Sunday, October 12, 2014

Der Red Mix mark II Skidfest at ROCTober 2014

After talking it up for over a year I finally flew my scratch-built Der Red Mix mark II on a full complement of seven burly Skidmark motors (as always switching to 720p in full-screen mode is the shit):

A formidable liftoff featuring loud, flaming titanium granules:

And notably angled ascent:

I arrived at the lake bed later than I'd have preferred but the conditions were perfect all day with light, intermittent wind and perfectly clear skies.  I had prepped all the electronics two months ago so I only needed to load up the seven Skidmark motors, set up the CD3 ejection system, mount the Flip Mino camera inside, and button everything up.  Upon checking in with the RSO he seemed confident in my design and flight plan but cautioned that the far pads were angled away from the spectators.  He specifically asked me not to adjust the rail to a more vertical orientation (and that's some foreshadowing).  Kurt Gugisberg was out at the pads and helped me to get the 30.5 pound rocket loaded up on the rail.  I powered up the two Ravens, installed the air-start igniters, started the Flip camera, closed the electronics bay door, installed the central motor ignitor, and was ready to go.
     The ignition of the central CTI 2010K675 was instantaneous as expected and, at a 7.3:1 thrust-to-weight ratio, the ascent was expeditious.  Now normally I would have set the launch angle at 1-2 degrees from vertical because this rocket is incredibly stable and there was no wind.  Instead the angle I was asked not to change was closer to 4-5 degrees from vertical so the angle you see it the picture above is real.  The one second air-start gaps I programmed into the altimeters seemed a bit long but the sequential pairs of 543I297, 258H180, and 176H123 Skidmarks otherwise popped as expected.  By the time the H123 pair fired the rocket appeared to be approaching a horizontal flight path but, in reviewing the onboard video above, that was mostly an optical illusion.  From the ground it also appeared that the ejection was 3-4 seconds too late but the video once again proves that wrong and the 'chute popped right at apogee.  Unfortunately the initial launch angle essentially lobbed the rocket on an arc rather than straight up so that extra velocity at apogee served to zipper the top of my rocket rather severely.  I can repair it but, from now on, I'm trusting myself to set the optimal launch angle. Once again DRMII stuck the landing:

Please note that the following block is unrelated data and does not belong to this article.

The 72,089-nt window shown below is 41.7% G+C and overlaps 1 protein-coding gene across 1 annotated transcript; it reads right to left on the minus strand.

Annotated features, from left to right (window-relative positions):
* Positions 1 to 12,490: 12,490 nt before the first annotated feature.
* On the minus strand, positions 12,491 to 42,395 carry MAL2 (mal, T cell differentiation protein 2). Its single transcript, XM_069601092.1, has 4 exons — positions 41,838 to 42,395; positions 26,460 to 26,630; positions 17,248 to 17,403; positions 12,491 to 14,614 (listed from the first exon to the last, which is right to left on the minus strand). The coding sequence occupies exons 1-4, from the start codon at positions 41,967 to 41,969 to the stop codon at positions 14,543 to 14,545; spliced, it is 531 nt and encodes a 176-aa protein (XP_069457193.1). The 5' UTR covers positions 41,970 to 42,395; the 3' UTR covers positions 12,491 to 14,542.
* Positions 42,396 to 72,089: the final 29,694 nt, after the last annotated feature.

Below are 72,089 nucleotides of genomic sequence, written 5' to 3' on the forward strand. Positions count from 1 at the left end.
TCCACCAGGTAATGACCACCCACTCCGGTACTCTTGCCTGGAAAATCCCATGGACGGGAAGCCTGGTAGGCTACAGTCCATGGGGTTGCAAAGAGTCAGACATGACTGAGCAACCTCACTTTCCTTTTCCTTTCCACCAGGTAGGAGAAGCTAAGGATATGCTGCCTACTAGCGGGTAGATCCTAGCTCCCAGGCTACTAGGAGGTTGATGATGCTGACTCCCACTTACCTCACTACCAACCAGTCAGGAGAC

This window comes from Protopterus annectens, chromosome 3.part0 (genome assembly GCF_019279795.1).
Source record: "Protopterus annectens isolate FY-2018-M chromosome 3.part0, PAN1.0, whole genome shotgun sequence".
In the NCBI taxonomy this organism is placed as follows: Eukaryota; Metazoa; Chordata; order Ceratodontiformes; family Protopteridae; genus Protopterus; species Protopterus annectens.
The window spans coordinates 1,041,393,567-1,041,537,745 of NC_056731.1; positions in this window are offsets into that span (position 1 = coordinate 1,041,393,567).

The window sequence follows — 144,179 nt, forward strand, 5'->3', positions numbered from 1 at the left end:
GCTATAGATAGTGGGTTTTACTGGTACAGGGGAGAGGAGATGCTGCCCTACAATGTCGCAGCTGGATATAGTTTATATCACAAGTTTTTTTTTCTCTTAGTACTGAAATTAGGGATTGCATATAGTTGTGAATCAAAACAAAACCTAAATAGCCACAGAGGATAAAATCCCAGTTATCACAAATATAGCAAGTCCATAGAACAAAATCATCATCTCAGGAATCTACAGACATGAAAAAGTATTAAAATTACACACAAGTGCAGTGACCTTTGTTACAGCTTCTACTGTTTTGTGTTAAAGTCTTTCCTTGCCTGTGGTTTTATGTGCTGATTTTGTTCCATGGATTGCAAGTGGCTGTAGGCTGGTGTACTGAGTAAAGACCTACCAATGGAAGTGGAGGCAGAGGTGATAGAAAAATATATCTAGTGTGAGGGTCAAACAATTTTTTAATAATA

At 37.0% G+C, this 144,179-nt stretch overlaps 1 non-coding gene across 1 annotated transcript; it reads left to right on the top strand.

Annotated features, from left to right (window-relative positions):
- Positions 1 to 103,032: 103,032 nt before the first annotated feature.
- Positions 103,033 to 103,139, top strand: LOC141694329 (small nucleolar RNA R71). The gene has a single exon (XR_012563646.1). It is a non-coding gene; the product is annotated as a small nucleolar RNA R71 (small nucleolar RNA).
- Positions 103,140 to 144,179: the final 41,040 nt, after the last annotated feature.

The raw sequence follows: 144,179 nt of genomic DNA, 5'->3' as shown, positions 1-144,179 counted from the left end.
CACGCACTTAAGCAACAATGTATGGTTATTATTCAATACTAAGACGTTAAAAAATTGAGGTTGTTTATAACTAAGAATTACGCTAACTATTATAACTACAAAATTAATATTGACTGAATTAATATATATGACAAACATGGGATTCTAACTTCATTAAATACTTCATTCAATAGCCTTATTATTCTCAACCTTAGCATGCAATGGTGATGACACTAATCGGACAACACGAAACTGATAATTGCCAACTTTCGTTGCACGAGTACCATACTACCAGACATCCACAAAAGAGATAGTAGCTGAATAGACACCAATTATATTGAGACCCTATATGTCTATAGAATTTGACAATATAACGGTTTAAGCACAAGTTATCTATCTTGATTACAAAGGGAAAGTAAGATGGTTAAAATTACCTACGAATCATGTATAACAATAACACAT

Here's the zipper damage from the energetic ejection (Grrr...):

And here's the interesting thrust curve showing acceleration surges from the four motor phases in red on the left of the graph:

The altitudes from the Raven 2 (tabular, graph) and Raven 3 (tabular, graph) only differ by 10 feet (!) and average to 4,483 feet above ground level.
     So I'll repair the damage, shorten the air-start delays to 0.1-0.5 seconds, and fly DRMII again soon with a K815 Skidmark in the center. I'm not yet sure of the outboard motors but they'll likely max out the motor tube lengths.  Thanks for reading!

Back in it on the Lucerne tip

I'm sad to report that I hadn't burned a single molecule of ammonium perchlorate since November 2013.  Many factors including the FAA arbitrarily denying the SD club's waiver renewal (after 10 year of continuous good will), the struggle to find a new launch site, excessive heat, and Saturday timing issues forced my protracted break.  I finally attended Lucerne's September launch and lobbed two sport flights into the blue:

2.5" Madcow Nike Smoke on CTI 286H100 Imax

Dark Star Lite on CTI 93G80 Skidmark

No you're not passing out after viewing that second shot...  I just wanted to share that, after 14 year of rigorous photographic training, I remain focus-challenged.  :)

Saturday, March 8, 2014

Quadcopter amazingness

With the cancellation of the Lucerne launch due to water on the lakebed I just realized I haven't flown since Plaster Blaster in November '13!!  That's a bummer, man.  I'm not slacking, however, and just took receipt of an amazing DJI Phantom I RC quadcopter with GoPro Hero camera mount:
I flew it in my local park yesterday and, despite my lack of RC experience, I don't think I did too badly although this is designed to fly very easily (watch in full-screen, 1080p HD and stoke out!): I'll definitely be shooting liftoffs from above with that combination if only I could find a high-power rocket launch...

Sunday, January 5, 2014

Welcome to 2014!!

I tried to employ a bit programming fun and entitle this entry "Welcome to 2013++" but the increment operator is apparently not blogger-friendly so there it is in quotes.
     I want to provide a quick launch update as things have been/are getting kinda weird hence the sparse blogging on my part:
  • December Plaster City was blown out on Saturday for the first time in a year.
  • After a decade of flying at Plaster City we lost our FAA waiver for that chunk of land on January 1 due to reevaluation of the airspace.  The club is working with the FAA to identify a new site but, until that time, it's model rockets only at least for Jan/Feb so I'm planning to attend Lucerne only in the interim.
  • I'm hoping to attend Lucerne on 1/11 but a post-work conflict might prevent that.  
  • Grrrrr...
  • So February in Lucerne then?
Thanks again to my loyal readership and cheers to an amazing 2014!

Leveraging RC electronics for active vertical stabilization